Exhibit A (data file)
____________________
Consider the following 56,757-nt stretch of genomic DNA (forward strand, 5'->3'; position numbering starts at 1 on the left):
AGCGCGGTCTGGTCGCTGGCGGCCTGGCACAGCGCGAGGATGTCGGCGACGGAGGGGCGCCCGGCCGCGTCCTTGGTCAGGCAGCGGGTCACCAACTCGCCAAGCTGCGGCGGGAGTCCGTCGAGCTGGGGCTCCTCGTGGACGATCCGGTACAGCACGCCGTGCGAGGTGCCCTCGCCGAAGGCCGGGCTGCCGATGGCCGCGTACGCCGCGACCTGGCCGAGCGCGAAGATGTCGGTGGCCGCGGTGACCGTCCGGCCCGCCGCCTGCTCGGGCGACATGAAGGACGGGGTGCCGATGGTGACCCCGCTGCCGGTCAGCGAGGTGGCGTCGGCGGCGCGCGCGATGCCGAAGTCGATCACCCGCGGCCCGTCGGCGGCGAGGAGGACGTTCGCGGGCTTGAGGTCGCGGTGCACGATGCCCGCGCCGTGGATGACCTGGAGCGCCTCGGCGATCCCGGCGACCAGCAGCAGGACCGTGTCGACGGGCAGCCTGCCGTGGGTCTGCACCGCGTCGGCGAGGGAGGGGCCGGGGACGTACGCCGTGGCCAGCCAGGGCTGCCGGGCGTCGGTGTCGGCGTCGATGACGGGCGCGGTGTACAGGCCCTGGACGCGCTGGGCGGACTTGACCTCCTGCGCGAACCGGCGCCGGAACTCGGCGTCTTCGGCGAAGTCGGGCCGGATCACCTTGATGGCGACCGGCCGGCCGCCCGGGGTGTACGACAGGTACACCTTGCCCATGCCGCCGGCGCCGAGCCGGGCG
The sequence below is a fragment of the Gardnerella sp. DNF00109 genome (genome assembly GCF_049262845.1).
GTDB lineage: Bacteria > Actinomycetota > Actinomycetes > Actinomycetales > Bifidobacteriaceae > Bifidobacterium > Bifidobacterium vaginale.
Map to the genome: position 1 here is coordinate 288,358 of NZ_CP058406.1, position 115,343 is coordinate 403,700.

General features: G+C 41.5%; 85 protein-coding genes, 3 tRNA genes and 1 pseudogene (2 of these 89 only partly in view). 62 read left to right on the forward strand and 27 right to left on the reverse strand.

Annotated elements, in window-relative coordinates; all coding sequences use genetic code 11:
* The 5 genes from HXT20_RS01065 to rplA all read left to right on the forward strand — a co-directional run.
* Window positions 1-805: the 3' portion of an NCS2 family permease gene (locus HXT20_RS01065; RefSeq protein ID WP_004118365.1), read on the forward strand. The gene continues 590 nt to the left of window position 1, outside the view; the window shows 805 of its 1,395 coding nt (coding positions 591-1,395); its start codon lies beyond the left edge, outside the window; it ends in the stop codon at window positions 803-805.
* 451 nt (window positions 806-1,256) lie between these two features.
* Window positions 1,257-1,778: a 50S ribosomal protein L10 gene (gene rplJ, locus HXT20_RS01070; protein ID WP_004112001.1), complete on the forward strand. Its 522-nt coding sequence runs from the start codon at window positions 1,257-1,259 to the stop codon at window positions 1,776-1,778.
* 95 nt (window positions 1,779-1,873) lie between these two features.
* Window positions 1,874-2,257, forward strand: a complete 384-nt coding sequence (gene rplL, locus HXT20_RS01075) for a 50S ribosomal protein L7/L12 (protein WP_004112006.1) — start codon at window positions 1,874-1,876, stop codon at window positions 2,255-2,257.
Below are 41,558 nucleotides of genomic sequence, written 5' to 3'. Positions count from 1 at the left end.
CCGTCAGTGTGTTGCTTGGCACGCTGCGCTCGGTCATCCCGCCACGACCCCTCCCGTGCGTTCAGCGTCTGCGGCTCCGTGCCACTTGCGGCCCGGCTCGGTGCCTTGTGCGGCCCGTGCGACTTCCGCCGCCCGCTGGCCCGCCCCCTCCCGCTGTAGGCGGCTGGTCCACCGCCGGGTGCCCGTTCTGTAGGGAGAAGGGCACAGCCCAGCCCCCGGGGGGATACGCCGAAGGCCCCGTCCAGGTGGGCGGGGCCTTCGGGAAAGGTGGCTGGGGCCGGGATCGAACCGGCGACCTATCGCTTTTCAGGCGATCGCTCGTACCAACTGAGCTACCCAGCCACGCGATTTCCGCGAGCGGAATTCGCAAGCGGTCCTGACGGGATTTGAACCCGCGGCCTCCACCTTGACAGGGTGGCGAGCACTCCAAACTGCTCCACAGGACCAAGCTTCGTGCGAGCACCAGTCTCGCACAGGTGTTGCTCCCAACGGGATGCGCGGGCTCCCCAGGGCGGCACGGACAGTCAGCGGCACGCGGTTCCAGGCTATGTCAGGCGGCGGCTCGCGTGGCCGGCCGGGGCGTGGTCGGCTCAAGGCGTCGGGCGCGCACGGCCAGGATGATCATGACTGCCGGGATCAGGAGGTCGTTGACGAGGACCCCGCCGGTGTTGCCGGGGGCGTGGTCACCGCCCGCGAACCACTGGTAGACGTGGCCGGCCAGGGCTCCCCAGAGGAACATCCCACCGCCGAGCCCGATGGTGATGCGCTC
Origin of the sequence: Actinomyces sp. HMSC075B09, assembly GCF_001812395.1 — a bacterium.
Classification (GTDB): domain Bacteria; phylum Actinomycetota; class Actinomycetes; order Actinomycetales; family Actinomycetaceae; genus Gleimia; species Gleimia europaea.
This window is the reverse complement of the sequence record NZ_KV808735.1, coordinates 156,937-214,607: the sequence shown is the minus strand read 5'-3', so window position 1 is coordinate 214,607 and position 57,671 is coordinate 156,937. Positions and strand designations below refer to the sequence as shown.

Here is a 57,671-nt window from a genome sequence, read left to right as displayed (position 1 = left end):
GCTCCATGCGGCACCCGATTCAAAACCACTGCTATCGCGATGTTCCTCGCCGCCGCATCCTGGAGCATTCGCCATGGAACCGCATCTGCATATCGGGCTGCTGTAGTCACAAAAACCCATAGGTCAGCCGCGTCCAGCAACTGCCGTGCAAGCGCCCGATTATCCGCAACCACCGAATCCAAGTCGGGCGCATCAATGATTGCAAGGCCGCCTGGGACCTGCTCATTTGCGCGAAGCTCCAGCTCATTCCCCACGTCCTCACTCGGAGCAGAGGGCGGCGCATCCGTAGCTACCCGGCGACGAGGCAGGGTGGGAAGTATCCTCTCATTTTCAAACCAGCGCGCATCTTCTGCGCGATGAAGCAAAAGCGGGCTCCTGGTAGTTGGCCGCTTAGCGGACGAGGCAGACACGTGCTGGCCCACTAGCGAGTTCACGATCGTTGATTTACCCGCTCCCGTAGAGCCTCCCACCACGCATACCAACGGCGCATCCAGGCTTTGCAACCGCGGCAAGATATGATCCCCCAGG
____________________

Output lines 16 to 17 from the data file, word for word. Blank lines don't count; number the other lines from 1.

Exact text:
Origin of the sequence: Actinomyces sp. HMSC075B09, assembly GCF_001812395.1 — a bacterium.
Classification (GTDB): domain Bacteria; phylum Actinomycetota; class Actinomycetes; order Actinomycetales; family Actinomycetaceae; genus Gleimia; species Gleimia europaea.